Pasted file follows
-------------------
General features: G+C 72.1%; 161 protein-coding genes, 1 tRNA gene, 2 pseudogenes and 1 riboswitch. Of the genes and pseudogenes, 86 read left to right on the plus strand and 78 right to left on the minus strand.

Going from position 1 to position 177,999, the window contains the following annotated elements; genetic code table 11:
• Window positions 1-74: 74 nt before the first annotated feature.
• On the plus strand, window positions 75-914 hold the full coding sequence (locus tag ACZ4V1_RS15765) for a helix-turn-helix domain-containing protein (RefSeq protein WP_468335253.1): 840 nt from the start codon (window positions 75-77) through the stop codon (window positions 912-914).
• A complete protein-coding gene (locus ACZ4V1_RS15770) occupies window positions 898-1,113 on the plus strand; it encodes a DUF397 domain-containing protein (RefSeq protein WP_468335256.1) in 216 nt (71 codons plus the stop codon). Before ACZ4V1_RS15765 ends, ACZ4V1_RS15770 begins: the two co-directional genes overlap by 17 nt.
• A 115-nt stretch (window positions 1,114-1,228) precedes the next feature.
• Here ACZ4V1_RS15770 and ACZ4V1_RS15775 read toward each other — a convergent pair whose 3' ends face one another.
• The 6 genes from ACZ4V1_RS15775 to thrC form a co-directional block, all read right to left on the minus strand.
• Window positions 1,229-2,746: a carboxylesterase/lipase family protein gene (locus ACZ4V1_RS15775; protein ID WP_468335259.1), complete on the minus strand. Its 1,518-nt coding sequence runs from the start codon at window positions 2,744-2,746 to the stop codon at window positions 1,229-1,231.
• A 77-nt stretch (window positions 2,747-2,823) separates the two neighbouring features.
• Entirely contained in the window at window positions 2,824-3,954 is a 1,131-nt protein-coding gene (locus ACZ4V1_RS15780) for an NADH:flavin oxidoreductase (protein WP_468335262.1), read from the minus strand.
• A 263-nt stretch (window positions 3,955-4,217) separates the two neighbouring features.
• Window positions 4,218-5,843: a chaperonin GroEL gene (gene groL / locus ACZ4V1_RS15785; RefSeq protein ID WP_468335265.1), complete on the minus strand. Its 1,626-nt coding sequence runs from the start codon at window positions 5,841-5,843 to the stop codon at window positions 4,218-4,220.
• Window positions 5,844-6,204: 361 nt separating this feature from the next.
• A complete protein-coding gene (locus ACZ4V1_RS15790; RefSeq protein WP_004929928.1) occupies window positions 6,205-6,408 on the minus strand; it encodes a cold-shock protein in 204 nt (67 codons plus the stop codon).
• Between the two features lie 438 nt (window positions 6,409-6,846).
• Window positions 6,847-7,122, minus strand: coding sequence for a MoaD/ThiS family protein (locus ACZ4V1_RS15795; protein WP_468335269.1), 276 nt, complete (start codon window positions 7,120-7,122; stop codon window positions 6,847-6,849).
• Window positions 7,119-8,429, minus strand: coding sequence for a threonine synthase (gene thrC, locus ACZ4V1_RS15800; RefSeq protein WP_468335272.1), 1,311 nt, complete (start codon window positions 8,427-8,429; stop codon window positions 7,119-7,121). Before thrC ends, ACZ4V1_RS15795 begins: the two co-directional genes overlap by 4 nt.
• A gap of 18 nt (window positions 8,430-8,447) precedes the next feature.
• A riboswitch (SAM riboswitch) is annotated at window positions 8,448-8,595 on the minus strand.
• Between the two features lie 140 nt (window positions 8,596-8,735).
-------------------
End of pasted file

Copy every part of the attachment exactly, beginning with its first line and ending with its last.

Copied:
General features: G+C 72.1%; 161 protein-coding genes, 1 tRNA gene, 2 pseudogenes and 1 riboswitch. Of the genes and pseudogenes, 86 read left to right on the plus strand and 78 right to left on the minus strand.

Going from position 1 to position 177,999, the window contains the following annotated elements; genetic code table 11:
• Window positions 1-74: 74 nt before the first annotated feature.
• On the plus strand, window positions 75-914 hold the full coding sequence (locus tag ACZ4V1_RS15765) for a helix-turn-helix domain-containing protein (RefSeq protein WP_468335253.1): 840 nt from the start codon (window positions 75-77) through the stop codon (window positions 912-914).
• A complete protein-coding gene (locus ACZ4V1_RS15770) occupies window positions 898-1,113 on the plus strand; it encodes a DUF397 domain-containing protein (RefSeq protein WP_468335256.1) in 216 nt (71 codons plus the stop codon). Before ACZ4V1_RS15765 ends, ACZ4V1_RS15770 begins: the two co-directional genes overlap by 17 nt.
• A 115-nt stretch (window positions 1,114-1,228) precedes the next feature.
• Here ACZ4V1_RS15770 and ACZ4V1_RS15775 read toward each other — a convergent pair whose 3' ends face one another.
• The 6 genes from ACZ4V1_RS15775 to thrC form a co-directional block, all read right to left on the minus strand.
• Window positions 1,229-2,746: a carboxylesterase/lipase family protein gene (locus ACZ4V1_RS15775; protein ID WP_468335259.1), complete on the minus strand. Its 1,518-nt coding sequence runs from the start codon at window positions 2,744-2,746 to the stop codon at window positions 1,229-1,231.
• A 77-nt stretch (window positions 2,747-2,823) separates the two neighbouring features.
• Entirely contained in the window at window positions 2,824-3,954 is a 1,131-nt protein-coding gene (locus ACZ4V1_RS15780) for an NADH:flavin oxidoreductase (protein WP_468335262.1), read from the minus strand.
• A 263-nt stretch (window positions 3,955-4,217) separates the two neighbouring features.
• Window positions 4,218-5,843: a chaperonin GroEL gene (gene groL / locus ACZ4V1_RS15785; RefSeq protein ID WP_468335265.1), complete on the minus strand. Its 1,626-nt coding sequence runs from the start codon at window positions 5,841-5,843 to the stop codon at window positions 4,218-4,220.
• Window positions 5,844-6,204: 361 nt separating this feature from the next.
• A complete protein-coding gene (locus ACZ4V1_RS15790; RefSeq protein WP_004929928.1) occupies window positions 6,205-6,408 on the minus strand; it encodes a cold-shock protein in 204 nt (67 codons plus the stop codon).
• Between the two features lie 438 nt (window positions 6,409-6,846).
• Window positions 6,847-7,122, minus strand: coding sequence for a MoaD/ThiS family protein (locus ACZ4V1_RS15795; protein WP_468335269.1), 276 nt, complete (start codon window positions 7,120-7,122; stop codon window positions 6,847-6,849).
• Window positions 7,119-8,429, minus strand: coding sequence for a threonine synthase (gene thrC, locus ACZ4V1_RS15800; RefSeq protein WP_468335272.1), 1,311 nt, complete (start codon window positions 8,427-8,429; stop codon window positions 7,119-7,121). Before thrC ends, ACZ4V1_RS15795 begins: the two co-directional genes overlap by 4 nt.
• A gap of 18 nt (window positions 8,430-8,447) precedes the next feature.
• A riboswitch (SAM riboswitch) is annotated at window positions 8,448-8,595 on the minus strand.
• Between the two features lie 140 nt (window positions 8,596-8,735).